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Financial Planning > Tax Planning > Tax Reform

Are Tax Cuts Already Priced Into the Stock Market?

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One of the biggest questions for investors now is how much expected corporate tax cuts are already priced into the market. Both the S&P 500 index and Dow Jones industrial average have gained more than 20% over the past year and are trading near record highs, which have been set multiple times this year.

Many strategists attribute a good part of those gains to expectations for tax cuts, especially corporate tax cuts. Is there room for more gains once those cuts become official?

Congress is expected to pass a tax bill within the coming weeks, slashing the corporate tax rate from 35% to 20%, give or take a few percentage points. That’s a tax cut of almost 50%, though many U.S. companies don’t pay the current top rate. The effective corporate tax rate overall ranges from 22% to 28%, according to several U.S. Treasury reports.

“Tax reform will play a significant role in equity markets but changes to the economic forecast will not be as big,” says Omar Aguilar, chief investment officer, equities, at Charles Schwab Investment Management. “Financials and small-caps will benefit the most from the tax bill.”

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Financial companies and small-cap companies are thought to be big beneficiaries of tax cuts because many tend to pay higher effective corporate tax rates than other companies, and small-caps tend to have greater exposure to domestic markets than do large-cap multinationals.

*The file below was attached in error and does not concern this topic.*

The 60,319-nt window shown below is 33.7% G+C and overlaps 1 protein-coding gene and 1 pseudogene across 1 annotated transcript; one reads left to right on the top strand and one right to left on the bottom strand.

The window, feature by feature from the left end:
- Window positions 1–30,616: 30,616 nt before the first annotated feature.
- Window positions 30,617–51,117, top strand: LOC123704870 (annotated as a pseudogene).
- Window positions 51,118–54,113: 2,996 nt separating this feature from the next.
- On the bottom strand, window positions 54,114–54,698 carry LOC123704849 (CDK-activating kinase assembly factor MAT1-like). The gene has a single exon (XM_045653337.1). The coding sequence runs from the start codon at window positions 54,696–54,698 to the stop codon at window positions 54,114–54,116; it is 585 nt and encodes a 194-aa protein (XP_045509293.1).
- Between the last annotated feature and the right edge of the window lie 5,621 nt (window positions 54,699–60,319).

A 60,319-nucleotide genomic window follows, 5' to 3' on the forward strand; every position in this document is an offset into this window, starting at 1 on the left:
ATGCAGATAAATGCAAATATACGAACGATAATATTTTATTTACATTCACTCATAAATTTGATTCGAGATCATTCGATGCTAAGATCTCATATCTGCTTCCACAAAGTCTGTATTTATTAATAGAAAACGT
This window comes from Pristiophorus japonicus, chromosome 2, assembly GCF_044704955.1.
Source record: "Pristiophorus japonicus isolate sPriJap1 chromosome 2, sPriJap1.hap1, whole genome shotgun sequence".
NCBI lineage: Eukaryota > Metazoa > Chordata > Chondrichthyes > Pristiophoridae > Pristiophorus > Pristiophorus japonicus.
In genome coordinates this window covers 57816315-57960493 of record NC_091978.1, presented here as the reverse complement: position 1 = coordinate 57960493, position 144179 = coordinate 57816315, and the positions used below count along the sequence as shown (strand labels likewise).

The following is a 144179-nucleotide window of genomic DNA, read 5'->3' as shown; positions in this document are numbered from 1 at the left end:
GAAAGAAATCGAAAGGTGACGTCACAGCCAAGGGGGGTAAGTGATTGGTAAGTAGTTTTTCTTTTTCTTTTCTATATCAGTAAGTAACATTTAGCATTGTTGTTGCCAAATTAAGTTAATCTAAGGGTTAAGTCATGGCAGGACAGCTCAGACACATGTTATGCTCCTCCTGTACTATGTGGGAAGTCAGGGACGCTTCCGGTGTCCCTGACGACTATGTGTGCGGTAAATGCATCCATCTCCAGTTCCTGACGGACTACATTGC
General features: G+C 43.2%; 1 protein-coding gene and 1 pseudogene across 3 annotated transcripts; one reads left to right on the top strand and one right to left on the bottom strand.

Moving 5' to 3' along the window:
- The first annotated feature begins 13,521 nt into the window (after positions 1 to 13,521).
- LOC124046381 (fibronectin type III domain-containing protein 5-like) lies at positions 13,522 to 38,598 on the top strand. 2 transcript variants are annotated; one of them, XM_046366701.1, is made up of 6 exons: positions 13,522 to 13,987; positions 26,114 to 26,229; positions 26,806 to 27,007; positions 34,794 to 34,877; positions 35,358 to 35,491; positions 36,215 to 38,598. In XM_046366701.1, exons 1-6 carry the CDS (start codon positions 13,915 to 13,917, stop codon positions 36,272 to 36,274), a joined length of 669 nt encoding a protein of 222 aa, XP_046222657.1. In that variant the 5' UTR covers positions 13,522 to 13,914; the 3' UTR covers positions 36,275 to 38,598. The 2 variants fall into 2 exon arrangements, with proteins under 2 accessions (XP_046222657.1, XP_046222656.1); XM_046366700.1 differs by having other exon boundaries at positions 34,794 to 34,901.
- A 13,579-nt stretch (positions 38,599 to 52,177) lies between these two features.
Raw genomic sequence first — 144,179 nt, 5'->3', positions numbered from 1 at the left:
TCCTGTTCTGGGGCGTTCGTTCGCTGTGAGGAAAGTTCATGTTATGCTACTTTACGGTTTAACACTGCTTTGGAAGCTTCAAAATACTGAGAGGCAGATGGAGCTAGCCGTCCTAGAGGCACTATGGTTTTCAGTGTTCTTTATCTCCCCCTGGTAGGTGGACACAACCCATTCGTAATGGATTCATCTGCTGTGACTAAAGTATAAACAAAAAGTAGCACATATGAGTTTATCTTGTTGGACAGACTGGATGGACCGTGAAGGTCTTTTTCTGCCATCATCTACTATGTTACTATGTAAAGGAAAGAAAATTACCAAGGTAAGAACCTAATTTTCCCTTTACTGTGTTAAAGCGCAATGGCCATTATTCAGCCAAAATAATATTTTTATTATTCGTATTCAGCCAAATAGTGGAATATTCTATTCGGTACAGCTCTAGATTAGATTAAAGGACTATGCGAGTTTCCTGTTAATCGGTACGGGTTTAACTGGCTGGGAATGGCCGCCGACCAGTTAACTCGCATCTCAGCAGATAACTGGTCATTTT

Much of the impact of tax cuts on stock prices will depend on whether a company will actually be paying lower taxes and then what it does with the extra money, primarily how much is distributed to shareholders.

Using the extra funds to buy back stocks, for example, would benefit stock prices more than investing in equipment, which positions companies for longer-term benefits.

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“If a bank used the benefits of tax reform [a 20% corporate rate] to raise wages and benefits by 5% and technology spending by 10%, KBW estimates that the rewards … to earnings per share will decline by 35% to 40%,” writes KBW analyst Frederick Cannon. “It is hard to know how much of the benefits of tax reform will go to shareholders and for how long.”

Many strategists expect corporate tax cuts will increase EPS among S&P 500 stocks, which in turn will support prices, and they have raised their earnings expectations for 2018 from roughly $140 per share to somewhere between $150 and $160.

“Corporate profits should get a bump of about 8% largely due to the fall in the corporate tax rate and the repatriation of overseas cash,” write UBS strategists in a recent report. “Assuming that valuation multiples remain unchanged, tax reform could drive a further 3-5% gain in the S&P 500.”

UBS strategists expect that the biggest winners from tax reform will be small-cap and mid-cap stocks and within large-caps, consumer discretionary, financials, industrials and telecom — all having large exposures to domestic markets.

They also expect that mega-cap tech companies with large cash reserves overseas will also be big beneficiaries of the final tax legislation because they will be able to repatriate those profits at lower-than-current rates. It’s estimated that those companies hold about $2.8 trillion in profits abroad and would save approximately $570 billion in taxes if they brought them back to the U.S.

Still, what they would do with the money is unknown. Companies like Apple can already invest domestically because they have lots of cash here and can borrow at low rates, notes Gary Shilling, president of A. Gary Shilling & Co., an investment and research firm.

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